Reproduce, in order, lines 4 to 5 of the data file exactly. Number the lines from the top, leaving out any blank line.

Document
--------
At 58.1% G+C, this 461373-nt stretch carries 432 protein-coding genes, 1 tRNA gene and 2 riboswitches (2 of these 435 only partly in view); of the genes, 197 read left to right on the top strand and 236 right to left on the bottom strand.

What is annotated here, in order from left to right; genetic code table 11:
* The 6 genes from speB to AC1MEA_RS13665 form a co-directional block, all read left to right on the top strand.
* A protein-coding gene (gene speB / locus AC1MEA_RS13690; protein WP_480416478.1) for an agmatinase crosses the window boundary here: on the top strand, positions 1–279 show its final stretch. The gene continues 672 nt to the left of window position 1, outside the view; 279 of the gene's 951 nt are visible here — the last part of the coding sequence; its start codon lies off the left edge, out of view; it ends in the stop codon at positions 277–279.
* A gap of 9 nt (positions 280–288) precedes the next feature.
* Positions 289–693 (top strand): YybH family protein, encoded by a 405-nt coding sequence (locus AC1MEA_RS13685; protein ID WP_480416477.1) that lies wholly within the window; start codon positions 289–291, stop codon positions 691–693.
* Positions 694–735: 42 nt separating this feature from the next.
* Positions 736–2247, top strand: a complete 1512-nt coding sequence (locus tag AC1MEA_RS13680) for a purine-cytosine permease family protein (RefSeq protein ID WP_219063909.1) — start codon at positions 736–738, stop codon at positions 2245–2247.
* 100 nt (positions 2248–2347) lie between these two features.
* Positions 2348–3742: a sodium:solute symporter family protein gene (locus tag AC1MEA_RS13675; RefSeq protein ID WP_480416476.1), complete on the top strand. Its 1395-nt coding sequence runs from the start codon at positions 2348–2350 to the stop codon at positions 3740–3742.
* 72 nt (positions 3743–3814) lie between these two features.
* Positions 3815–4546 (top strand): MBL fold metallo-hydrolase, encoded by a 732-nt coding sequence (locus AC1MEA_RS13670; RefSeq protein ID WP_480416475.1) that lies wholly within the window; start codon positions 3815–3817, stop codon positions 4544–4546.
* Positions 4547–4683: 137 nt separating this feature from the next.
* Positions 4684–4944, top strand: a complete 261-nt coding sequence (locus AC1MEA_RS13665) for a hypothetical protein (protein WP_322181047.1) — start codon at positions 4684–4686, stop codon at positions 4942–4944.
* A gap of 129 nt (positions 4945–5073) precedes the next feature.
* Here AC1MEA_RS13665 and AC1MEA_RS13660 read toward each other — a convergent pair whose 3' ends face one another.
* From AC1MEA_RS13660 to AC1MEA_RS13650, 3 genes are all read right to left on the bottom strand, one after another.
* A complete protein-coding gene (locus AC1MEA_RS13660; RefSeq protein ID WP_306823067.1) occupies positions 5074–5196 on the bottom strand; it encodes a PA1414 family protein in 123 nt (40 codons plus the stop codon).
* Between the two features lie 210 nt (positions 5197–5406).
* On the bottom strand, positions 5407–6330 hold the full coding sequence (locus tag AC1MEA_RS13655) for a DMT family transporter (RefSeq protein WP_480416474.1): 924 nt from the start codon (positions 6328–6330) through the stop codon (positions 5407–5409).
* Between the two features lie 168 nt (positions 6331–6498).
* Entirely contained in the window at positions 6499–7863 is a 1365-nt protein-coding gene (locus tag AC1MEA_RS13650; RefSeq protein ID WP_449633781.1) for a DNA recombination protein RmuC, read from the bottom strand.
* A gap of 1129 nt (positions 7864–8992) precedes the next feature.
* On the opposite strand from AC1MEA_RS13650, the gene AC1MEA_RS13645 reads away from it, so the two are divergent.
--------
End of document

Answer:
* A protein-coding gene (gene speB / locus AC1MEA_RS13690; protein WP_480416478.1) for an agmatinase crosses the window boundary here: on the top strand, positions 1–279 show its final stretch. The gene continues 672 nt to the left of window position 1, outside the view; 279 of the gene's 951 nt are visible here — the last part of the coding sequence; its start codon lies off the left edge, out of view; it ends in the stop codon at positions 277–279.
* A gap of 9 nt (positions 280–288) precedes the next feature.